Black Friday Record Store Day - THE LIST
BLACK FRIDAY RECORD STORE DAY IS NOVEMBER 29th - THE LIST:
Strictly Discs will be the place to be this Post-Thanksgiving-Shopping-Melee-Day, also known as Black Friday.
And that's because certain indie stores across the country will be the place to get special releases created just for you, for giving and getting this holiday season, and they're scheduled for release on Black Friday, November 29, 2019.
Now, this is not Record Store Day, Jr., but it is brought to you by the powers-that-be at Record Store Day. This is a group of special releases you can only find at certain independent record stores nationwide. The magic of these pieces (many uber-limited) is that every one of them is something someone will really LOVE to get, and you'll really ENJOY giving. And you may have the added nice feeling of supporting a local, independently owned (Strictly Discs, Independently Owned since 1988) business during the holidays.
Our list of Black Friday exclusives can be found HERE. You've got to register for our list or you can also jump over to the RSD site which shows the list (just without our pricing). And while we will try to have ample stock (one of the deepest in the midwest) of all items, please know that some of these products are extremely limited and will sell out quickly.
If you create a wishlist, it will be updated within our system prior to November 29, 2019. We expect that you will be in the store on November 29th to pick up any requested items. If you are unable to be here that day or want us to send any remaining stock after Record Store Day, please email firstname.lastname@example.org now to make those arrangements. And remember, a wish is NOT an order. Thank you!
NEW THIS WEEK AT THE SHOP:
Heading downstairs for this week's edition of the Used Vinyl Alert, we're happy to unveil a real exciting batch of records. Our Fall squirreling away of records has commenced, and we have a truly eye-popping collection of affordable, essential records, almost entirely in the best shape of their lives. Spruce up your collection this week from staples across the worlds of blues, jazz, new wave, folk rock and classic pop.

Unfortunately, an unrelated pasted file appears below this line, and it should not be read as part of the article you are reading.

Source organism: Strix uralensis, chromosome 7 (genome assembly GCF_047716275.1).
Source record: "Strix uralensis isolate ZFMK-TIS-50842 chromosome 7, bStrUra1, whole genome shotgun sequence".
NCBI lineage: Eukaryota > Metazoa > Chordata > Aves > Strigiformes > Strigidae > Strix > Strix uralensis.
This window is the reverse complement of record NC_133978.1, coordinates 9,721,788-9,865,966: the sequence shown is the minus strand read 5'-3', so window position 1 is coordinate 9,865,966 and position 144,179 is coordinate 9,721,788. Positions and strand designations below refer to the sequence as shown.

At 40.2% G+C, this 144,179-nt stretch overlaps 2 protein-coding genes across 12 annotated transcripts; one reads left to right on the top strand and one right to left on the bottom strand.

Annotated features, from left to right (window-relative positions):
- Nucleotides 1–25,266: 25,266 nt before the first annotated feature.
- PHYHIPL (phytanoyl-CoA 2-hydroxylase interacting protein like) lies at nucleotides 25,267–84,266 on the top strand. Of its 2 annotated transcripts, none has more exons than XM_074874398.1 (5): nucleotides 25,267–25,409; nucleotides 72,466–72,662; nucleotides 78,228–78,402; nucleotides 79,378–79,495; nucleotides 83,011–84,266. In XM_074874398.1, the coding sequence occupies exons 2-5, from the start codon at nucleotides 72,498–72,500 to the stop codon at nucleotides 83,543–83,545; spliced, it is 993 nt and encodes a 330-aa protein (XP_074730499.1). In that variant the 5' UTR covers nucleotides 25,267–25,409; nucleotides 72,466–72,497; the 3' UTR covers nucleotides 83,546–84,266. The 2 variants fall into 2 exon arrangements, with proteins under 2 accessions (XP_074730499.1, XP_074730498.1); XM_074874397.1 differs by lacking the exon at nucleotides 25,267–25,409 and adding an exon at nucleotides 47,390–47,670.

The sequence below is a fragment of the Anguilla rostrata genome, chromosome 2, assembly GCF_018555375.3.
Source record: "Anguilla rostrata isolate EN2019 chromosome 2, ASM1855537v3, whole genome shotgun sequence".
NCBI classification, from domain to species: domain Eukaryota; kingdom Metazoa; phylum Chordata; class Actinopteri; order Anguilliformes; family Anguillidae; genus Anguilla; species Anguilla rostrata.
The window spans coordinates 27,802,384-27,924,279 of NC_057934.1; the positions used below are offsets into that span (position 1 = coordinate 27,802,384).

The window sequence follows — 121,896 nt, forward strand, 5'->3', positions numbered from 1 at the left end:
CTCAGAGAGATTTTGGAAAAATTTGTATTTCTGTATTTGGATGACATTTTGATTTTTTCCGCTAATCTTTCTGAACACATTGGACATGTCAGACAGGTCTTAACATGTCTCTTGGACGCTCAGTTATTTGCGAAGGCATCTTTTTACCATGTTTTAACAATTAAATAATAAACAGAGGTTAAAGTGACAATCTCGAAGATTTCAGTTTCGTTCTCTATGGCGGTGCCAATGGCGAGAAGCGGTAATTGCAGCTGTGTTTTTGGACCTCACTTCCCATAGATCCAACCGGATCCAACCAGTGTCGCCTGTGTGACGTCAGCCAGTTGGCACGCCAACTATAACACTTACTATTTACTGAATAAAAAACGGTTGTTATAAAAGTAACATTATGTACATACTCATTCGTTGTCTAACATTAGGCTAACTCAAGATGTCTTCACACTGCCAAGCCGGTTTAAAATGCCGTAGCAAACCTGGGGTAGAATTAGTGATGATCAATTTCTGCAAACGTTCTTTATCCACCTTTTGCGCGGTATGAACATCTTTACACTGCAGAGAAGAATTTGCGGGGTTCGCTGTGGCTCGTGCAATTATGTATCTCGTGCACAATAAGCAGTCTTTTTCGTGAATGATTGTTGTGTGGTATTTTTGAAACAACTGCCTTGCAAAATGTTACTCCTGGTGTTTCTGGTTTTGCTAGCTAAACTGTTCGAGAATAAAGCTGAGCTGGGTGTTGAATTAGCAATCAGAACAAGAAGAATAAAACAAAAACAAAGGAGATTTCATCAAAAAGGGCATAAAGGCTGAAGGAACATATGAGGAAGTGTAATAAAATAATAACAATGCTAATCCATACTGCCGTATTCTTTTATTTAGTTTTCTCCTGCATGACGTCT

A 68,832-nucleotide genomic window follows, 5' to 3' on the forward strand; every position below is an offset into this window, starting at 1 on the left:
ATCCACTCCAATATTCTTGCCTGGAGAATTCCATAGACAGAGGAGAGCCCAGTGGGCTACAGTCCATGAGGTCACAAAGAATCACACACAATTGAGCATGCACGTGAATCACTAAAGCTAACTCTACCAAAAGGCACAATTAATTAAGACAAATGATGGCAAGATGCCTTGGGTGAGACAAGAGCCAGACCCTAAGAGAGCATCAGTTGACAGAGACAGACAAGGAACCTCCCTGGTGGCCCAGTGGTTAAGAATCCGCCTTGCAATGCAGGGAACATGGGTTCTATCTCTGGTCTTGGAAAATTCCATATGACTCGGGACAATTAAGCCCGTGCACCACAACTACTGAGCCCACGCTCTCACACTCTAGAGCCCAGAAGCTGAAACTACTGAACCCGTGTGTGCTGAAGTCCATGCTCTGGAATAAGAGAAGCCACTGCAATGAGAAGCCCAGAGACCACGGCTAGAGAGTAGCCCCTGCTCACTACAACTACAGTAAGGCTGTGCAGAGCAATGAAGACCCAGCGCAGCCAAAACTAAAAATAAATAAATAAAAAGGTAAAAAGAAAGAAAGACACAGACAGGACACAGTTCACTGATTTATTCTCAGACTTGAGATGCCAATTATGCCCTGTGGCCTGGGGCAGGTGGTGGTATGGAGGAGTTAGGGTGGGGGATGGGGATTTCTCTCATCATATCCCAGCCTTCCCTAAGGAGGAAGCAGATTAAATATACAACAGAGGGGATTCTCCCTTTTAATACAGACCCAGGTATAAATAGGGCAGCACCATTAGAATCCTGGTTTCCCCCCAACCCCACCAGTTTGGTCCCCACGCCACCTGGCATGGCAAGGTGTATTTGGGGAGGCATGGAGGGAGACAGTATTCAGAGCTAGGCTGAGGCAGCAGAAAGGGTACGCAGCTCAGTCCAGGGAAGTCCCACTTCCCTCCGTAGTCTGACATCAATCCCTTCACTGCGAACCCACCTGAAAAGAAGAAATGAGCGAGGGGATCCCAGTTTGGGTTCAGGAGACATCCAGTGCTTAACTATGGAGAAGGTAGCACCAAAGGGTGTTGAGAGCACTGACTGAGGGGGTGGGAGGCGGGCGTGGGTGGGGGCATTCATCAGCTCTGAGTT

It’s a three-course meal for this week’s batch. We continue to unearth some country and folk gems, from the high and lonesome to the rollicking and raucous. More good stuff this week from Dolly, along with a trio from Rosanne Cash, three from the Nitty Gritty Dirt Band “Circle” series and a pair from Hag. Look out for single-disc surveys from consummate craftsmen Tom T. Hall, Don Williams, John Stewart, Pete Seeger and Dwight Yoakam, as well as roots-adjacent sides from Dougie Sahm and Gram Parsons. Moving over to the rock section of town there’s tasty vitals like the expanded versions of “McCartney I” and Dave Crosby’s “If I Could Only Remember My Name,” along with sturdy standards like the White Album and the soundtrack to “Easy Rider.” Ol’ Neil factors in heavy with 70s highlights “Zuma” and “On the Beach,” along with the earthier “Old Ways” and the recent archives release of his work with the International Harvester. Plenty of Garcia this week, covering his work with his eponymous band, his tenure in the New Riders of the Purple Sage and, of course, the Dead. We’ll close with another strong jazz selection. The Blue Note deluge continues, with lesser-seen dates from Tony Williams and Joe Henderson, along with a 3-cd Mosaic set from Horace Silver sideman Carmell Jones. In addition, pay particular attention to the material this week coming off well-regarded but undercirculated labels like Soul Note, Black Lion and Muse, proof that great jazz was still coming out whether attention was directed earwards or not.